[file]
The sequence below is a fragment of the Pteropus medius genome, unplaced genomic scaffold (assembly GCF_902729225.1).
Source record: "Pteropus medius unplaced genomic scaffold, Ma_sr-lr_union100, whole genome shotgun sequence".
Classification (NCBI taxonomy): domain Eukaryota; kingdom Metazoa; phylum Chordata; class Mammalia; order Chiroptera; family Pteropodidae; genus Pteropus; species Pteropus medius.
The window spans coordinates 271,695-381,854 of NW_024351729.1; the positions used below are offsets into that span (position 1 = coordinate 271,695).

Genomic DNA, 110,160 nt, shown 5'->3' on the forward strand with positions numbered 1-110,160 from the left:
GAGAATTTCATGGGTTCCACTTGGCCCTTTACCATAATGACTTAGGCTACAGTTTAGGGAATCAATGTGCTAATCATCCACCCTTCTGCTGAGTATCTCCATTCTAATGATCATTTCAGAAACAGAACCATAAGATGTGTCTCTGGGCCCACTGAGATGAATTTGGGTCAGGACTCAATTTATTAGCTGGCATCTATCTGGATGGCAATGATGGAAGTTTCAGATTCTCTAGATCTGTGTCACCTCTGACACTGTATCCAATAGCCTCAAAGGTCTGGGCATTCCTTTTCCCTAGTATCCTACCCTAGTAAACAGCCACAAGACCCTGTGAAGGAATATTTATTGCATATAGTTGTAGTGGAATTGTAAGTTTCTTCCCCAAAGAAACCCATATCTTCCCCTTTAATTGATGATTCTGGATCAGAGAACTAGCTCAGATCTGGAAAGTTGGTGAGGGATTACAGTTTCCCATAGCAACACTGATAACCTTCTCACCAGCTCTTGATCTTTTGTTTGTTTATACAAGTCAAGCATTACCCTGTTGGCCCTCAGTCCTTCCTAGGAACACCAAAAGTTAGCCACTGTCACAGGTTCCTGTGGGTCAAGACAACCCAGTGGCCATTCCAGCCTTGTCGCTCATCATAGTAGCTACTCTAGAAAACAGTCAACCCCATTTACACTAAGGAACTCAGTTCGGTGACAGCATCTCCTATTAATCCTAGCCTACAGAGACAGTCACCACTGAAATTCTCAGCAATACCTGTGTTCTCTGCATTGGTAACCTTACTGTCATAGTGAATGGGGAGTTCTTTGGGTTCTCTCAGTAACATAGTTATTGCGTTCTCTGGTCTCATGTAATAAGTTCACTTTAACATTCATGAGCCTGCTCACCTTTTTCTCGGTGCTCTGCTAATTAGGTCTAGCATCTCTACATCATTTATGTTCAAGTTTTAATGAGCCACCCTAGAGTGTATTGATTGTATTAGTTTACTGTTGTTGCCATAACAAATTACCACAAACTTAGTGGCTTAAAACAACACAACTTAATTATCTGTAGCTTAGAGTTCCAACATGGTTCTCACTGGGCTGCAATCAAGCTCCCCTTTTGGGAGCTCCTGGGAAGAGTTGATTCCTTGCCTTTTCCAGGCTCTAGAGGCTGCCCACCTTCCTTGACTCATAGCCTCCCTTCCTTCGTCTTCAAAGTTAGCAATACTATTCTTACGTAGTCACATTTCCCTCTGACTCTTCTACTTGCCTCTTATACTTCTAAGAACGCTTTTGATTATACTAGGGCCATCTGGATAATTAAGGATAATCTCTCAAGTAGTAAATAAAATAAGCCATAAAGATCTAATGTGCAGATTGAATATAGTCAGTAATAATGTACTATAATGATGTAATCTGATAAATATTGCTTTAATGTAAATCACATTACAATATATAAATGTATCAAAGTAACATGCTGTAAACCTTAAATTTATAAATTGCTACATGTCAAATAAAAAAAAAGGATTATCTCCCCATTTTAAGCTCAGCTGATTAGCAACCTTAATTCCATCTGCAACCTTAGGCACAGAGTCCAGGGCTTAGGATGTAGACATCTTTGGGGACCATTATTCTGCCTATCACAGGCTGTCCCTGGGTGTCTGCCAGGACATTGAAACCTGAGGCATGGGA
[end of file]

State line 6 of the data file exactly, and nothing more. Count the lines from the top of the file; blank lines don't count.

GAGAATTTCATGGGTTCCACTTGGCCCTTTACCATAATGACTTAGGCTACAGTTTAGGGAATCAATGTGCTAATCATCCACCCTTCTGCTGAGTATCTCCATTCTAATGATCATTTCAGAAACAGAACCATAAGATGTGTCTCTGGGCCCACTGAGATGAATTTGGGTCAGGACTCAATTTATTAGCTGGCATCTATCTGGATGGCAATGATGGAAGTTTCAGATTCTCTAGATCTGTGTCACCTCTGACACTGTATCCAATAGCCTCAAAGGTCTGGGCATTCCTTTTCCCTAGTATCCTACCCTAGTAAACAGCCACAAGACCCTGTGAAGGAATATTTATTGCATATAGTTGTAGTGGAATTGTAAGTTTCTTCCCCAAAGAAACCCATATCTTCCCCTTTAATTGATGATTCTGGATCAGAGAACTAGCTCAGATCTGGAAAGTTGGTGAGGGATTACAGTTTCCCATAGCAACACTGATAACCTTCTCACCAGCTCTTGATCTTTTGTTTGTTTATACAAGTCAAGCATTACCCTGTTGGCCCTCAGTCCTTCCTAGGAACACCAAAAGTTAGCCACTGTCACAGGTTCCTGTGGGTCAAGACAACCCAGTGGCCATTCCAGCCTTGTCGCTCATCATAGTAGCTACTCTAGAAAACAGTCAACCCCATTTACACTAAGGAACTCAGTTCGGTGACAGCATCTCCTATTAATCCTAGCCTACAGAGACAGTCACCACTGAAATTCTCAGCAATACCTGTGTTCTCTGCATTGGTAACCTTACTGTCATAGTGAATGGGGAGTTCTTTGGGTTCTCTCAGTAACATAGTTATTGCGTTCTCTGGTCTCATGTAATAAGTTCACTTTAACATTCATGAGCCTGCTCACCTTTTTCTCGGTGCTCTGCTAATTAGGTCTAGCATCTCTACATCATTTATGTTCAAGTTTTAATGAGCCACCCTAGAGTGTATTGATTGTATTAGTTTACTGTTGTTGCCATAACAAATTACCACAAACTTAGTGGCTTAAAACAACACAACTTAATTATCTGTAGCTTAGAGTTCCAACATGGTTCTCACTGGGCTGCAATCAAGCTCCCCTTTTGGGAGCTCCTGGGAAGAGTTGATTCCTTGCCTTTTCCAGGCTCTAGAGGCTGCCCACCTTCCTTGACTCATAGCCTCCCTTCCTTCGTCTTCAAAGTTAGCAATACTATTCTTACGTAGTCACATTTCCCTCTGACTCTTCTACTTGCCTCTTATACTTCTAAGAACGCTTTTGATTATACTAGGGCCATCTGGATAATTAAGGATAATCTCTCAAGTAGTAAATAAAATAAGCCATAAAGATCTAATGTGCAGATTGAATATAGTCAGTAATAATGTACTATAATGATGTAATCTGATAAATATTGCTTTAATGTAAATCACATTACAATATATAAATGTATCAAAGTAACATGCTGTAAACCTTAAATTTATAAATTGCTACATGTCAAATAAAAAAAAAGGATTATCTCCCCATTTTAAGCTCAGCTGATTAGCAACCTTAATTCCATCTGCAACCTTAGGCACAGAGTCCAGGGCTTAGGATGTAGACATCTTTGGGGACCATTATTCTGCCTATCACAGGCTGTCCCTGGGTGTCTGCCAGGACATTGAAACCTGAGGCATGGGA